Thirty cyclists with an average age of 65, numerous hip and knee replacements and life-threatening illness between them, a journey of 275 kilometres and no complaints.
The Victoria Grandmothers for Africa Cycle Tour take their rubber to the road for their less-fortunate counterparts in Africa in September.
“(A total of 40-60 per cent of orphaned grandchildren in Africa are raised by their grandparents,” said race organizer Jocelyn Green.
“I have the benefit of living in this country with clear water, air and food. Grandmothers in Africa are caring for their grandchildren when their own children have died.”
The 64-year-old Saanich resident who hadn’t biked a combined 20 kilometres in her life before, created the tour after seeing the success of the Canadian Cancer Society’s Tour de Rock and believes if seniors in Africa can raise their grandchildren under the weight of poverty, cycling 275 kilometres was a small price to pay.
“I have seen the different grandparents raising their grandchildren with so little,” she said. “Anyone who is a grandparent realizes how precious these children are and how much care they need.”
Sixteen grandmothers banded together for the inaugural 2007 tour in the hopes of raising $100 each. To their surprise, they raised 10 times that, collecting $16,000 in nickels, dimes and small bills for the Stephen Lewis’s Grandmothers to Grandmothers campaign.
The local group has cumulatively raised more than $200,000 over the five tours and hopes the sixth annual trek takes them over the $250,000 mark.
“That money will go such a long, long way in Africa,” said rider Joanne Egan. “The poverty there is unbelievable. I have never witnessed anything like that.”
Making their 100-kilometre training trek every Monday morning is a small price to pay for the 63-year-old grandmother on her second tour.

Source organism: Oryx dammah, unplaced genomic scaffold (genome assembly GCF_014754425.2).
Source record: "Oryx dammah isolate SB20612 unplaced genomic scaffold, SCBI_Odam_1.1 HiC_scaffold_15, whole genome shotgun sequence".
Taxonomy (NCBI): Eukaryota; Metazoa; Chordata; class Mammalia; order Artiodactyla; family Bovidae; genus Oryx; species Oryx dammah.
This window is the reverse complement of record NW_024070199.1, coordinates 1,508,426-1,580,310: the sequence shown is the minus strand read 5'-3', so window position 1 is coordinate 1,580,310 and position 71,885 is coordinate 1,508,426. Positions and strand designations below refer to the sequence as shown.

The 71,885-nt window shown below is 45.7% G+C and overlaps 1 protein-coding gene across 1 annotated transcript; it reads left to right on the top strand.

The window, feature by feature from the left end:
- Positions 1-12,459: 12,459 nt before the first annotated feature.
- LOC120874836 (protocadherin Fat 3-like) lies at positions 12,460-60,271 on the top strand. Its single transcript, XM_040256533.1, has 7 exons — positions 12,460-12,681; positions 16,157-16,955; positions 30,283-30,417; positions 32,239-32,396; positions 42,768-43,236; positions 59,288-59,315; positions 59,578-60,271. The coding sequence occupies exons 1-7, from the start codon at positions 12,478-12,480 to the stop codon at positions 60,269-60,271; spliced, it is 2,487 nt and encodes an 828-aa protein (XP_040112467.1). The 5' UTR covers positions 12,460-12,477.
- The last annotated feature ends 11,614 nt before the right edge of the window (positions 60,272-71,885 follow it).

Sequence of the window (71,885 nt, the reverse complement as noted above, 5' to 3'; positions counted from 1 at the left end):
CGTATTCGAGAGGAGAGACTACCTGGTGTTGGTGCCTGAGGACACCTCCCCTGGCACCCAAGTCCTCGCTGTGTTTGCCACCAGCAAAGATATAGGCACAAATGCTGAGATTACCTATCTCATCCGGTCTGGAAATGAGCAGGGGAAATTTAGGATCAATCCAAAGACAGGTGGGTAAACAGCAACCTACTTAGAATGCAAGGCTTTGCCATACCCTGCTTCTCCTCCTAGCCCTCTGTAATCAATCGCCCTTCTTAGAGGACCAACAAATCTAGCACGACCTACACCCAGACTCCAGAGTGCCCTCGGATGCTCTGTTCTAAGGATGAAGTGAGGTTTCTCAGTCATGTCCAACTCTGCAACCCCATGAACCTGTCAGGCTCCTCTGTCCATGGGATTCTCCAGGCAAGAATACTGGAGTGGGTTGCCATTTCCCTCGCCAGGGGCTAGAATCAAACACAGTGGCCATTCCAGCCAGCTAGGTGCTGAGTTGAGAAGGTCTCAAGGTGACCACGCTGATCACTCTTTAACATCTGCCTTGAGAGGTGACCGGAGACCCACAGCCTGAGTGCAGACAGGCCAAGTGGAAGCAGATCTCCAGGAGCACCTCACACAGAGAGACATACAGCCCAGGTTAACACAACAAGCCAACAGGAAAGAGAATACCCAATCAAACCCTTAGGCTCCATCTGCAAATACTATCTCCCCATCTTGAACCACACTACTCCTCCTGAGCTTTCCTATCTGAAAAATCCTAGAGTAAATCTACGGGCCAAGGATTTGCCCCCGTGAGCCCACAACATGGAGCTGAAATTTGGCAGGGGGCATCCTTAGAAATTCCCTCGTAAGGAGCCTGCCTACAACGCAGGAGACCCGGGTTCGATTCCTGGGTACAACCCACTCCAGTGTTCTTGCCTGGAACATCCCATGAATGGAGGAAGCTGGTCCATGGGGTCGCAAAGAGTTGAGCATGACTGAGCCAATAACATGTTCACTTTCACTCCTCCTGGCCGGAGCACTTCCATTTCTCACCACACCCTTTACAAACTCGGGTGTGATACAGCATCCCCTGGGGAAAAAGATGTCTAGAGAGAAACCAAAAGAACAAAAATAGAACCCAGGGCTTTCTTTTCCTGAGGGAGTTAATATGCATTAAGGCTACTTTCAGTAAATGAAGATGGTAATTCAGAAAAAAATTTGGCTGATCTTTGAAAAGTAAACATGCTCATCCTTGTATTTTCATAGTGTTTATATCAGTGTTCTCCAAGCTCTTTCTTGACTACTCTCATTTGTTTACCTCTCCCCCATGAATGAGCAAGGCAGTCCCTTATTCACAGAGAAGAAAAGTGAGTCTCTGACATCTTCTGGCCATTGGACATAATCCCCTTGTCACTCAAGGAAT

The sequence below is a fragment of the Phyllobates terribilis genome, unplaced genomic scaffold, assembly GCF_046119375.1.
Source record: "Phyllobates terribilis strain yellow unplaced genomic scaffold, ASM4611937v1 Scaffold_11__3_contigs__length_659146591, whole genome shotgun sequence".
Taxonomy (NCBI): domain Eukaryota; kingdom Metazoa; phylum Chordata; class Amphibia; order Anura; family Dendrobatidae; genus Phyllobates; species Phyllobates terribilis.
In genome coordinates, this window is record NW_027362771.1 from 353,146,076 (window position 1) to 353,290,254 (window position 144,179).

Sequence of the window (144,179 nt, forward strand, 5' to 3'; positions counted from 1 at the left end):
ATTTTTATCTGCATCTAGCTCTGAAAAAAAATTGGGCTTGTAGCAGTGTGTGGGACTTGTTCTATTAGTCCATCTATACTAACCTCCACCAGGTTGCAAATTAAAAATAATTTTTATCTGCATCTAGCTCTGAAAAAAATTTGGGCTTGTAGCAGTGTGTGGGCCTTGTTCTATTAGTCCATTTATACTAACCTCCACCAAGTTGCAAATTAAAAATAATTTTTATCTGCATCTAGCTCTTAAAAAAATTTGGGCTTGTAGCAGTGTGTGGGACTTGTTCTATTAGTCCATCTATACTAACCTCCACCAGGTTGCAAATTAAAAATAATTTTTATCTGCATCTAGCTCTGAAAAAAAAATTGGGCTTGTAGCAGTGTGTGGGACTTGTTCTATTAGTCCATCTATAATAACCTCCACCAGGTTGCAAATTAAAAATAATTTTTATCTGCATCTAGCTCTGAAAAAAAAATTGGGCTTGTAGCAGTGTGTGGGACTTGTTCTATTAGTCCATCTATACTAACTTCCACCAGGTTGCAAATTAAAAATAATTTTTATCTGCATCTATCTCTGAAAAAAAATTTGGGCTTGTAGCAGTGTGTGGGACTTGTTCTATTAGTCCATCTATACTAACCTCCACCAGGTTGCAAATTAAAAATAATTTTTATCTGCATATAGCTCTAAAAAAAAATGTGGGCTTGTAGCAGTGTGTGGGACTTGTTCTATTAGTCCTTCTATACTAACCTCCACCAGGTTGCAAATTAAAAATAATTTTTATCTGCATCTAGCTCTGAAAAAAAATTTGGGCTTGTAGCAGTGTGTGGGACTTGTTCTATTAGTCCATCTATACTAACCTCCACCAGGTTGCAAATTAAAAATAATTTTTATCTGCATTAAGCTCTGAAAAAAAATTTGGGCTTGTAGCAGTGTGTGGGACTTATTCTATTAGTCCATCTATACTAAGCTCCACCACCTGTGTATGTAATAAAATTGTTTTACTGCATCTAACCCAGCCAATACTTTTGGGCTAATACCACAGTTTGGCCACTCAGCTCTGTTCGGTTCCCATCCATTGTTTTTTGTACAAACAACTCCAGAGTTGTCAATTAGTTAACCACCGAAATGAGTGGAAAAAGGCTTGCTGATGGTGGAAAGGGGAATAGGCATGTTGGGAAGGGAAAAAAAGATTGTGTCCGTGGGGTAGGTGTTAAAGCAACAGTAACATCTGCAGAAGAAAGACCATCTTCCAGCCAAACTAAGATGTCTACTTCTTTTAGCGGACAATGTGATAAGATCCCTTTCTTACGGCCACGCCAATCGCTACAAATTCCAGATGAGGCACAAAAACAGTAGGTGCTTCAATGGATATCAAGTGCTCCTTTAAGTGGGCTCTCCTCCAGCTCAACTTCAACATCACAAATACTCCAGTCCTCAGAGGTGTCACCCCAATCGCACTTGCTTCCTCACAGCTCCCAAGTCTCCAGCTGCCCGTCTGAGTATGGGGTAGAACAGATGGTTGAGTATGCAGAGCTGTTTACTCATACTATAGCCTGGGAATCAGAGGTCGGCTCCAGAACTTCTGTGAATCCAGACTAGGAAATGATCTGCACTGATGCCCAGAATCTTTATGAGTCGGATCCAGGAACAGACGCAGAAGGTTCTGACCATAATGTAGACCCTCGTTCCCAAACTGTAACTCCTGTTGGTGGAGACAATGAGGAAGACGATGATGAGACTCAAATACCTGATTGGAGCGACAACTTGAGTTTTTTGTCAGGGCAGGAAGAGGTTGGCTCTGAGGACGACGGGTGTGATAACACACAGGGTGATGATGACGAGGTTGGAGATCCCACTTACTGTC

The program donates 100 per cent of proceeds to the cause taking nothing for administration. In fact, Egan pays $220 to be a part of the trip on top of her own fundraising for the trip that rolls out of Rotary Park in Campbell River on Sept. 7, culminating with their arrival at St. John the Divine church in Victoria on Grandparent’s Day, Sept. 9 at 3 p.m.
Egan’s participation became more meaningful after seeing the poverty-stricken lifestyle first hand after she travelled to an orphanage in Addis Ababa, Ethiopia where her daughter adopted a 15-month-old child living in a small room packed with 10 other children.
“The trip changed my life. My need for things has diminished. We have so much and they have so little,” she said.
“The money will go such a long way in Africa. I have never witnessed anything like that before… I saw first hand how far our dollars will go in Africa there and they need help.”
Eagan’s new grandson, where he came from, and the African grandmothers struggling to push their bodies long enough to raise their grandchildren, is top of mind for the Sidney resident who ignores the aches and pains of her body knowing she is one of the fortunate ones.
“It is such a struggle for them, every day. I saw people with severe disabilities sleeping in metal boxes not much bigger than coffins,” she said.
“I feel so fortunate, I have healthy grandchildren, and I am certainly happy I don’t have to bring them up.”
For more information or to donate, please go online to bit.ly/VG4Acycle.